Chipmaking's Big Step Forward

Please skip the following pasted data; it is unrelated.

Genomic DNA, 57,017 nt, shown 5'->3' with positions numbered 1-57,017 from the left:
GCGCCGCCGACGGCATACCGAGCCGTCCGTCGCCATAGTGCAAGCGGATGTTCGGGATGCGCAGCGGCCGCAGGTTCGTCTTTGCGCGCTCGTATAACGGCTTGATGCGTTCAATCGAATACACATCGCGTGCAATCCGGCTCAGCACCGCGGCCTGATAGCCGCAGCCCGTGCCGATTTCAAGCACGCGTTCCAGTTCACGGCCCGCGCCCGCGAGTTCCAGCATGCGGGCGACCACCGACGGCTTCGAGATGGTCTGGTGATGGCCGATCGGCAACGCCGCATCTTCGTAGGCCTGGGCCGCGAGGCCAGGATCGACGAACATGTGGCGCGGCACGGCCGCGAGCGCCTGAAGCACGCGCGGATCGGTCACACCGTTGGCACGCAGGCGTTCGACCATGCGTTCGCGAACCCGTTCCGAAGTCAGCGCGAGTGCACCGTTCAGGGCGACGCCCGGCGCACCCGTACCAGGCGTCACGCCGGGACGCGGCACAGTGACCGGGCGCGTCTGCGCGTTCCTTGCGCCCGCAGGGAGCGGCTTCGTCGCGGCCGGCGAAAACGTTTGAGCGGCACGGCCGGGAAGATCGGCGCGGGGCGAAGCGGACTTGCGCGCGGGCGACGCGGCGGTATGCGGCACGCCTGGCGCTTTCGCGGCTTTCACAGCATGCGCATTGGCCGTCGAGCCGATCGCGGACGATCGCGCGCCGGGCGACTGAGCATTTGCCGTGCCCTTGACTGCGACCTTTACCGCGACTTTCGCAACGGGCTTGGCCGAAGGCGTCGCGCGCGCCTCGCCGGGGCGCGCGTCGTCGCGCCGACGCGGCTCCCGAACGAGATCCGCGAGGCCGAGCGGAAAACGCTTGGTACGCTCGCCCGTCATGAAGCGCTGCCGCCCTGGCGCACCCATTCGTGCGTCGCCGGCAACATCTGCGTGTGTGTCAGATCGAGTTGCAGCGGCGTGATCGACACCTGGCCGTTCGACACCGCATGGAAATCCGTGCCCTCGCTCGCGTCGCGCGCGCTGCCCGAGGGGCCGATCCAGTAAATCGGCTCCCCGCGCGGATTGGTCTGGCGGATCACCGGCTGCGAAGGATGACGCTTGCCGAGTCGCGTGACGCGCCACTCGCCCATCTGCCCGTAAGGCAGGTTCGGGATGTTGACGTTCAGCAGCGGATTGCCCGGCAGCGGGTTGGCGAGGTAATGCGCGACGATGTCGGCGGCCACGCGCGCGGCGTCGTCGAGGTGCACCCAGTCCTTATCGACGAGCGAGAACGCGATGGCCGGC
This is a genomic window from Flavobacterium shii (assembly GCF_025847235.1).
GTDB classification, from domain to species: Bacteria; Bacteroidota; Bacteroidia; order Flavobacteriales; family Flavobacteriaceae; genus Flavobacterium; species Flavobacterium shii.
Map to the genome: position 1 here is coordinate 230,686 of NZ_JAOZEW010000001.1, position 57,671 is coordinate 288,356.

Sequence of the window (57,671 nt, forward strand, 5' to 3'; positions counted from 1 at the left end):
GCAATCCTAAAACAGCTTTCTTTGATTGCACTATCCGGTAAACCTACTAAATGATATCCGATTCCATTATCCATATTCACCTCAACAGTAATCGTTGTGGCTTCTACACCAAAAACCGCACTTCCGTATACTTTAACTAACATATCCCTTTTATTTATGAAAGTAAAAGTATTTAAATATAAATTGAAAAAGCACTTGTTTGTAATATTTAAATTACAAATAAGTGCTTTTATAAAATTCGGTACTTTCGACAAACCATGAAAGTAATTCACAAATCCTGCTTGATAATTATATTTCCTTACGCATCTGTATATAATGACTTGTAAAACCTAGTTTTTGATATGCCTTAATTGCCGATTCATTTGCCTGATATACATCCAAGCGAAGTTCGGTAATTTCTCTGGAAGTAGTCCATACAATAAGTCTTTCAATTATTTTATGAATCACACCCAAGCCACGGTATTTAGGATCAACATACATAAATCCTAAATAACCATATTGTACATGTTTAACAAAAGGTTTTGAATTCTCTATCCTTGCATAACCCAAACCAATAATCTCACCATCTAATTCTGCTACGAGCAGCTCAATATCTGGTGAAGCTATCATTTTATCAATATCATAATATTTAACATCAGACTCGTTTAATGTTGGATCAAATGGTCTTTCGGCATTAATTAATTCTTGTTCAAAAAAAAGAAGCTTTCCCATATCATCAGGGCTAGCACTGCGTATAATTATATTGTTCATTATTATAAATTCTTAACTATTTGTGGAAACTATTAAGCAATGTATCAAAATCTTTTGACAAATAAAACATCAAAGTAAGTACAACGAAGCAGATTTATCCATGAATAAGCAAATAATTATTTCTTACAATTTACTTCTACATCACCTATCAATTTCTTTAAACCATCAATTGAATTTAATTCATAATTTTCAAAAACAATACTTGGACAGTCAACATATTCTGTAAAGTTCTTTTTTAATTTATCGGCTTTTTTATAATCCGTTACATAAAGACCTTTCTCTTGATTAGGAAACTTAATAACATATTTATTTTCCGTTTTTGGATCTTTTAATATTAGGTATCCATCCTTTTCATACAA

Some say that Moore’s Law, the electronics industry's golden rule which states that the number of transistors that can fit onto a microchip doubles about every two years, is running out of road. But Goldman Sachs Research looks at a new chipmaking technology, extreme ultraviolet lithography (EUV), that is predicted to produce more powerful chips at a lower cost. “With the cost of lithography per wafer having more than doubled in recent years given the need to conduct expensive multiple exposures, EUV – which requires only a single exposure – offers potential for a more sustainable cost curve,” says Alexander Duval of Goldman Sachs Research. EUV can print transistors using wavelengths of light seven times shorter than previous methods—a higher-resolution process that can pack more transistors into the same space. Chips with that kind of processing ability will be required for data-intensive tasks like autonomous driving and the heavy lifting that happens in data centers. The manufacturing method is now being used to create chips for smartphones and is becoming the leading-edge technology for major chip manufacturers, which may have deep ramifications for the $50bn global semiconductor equipment market.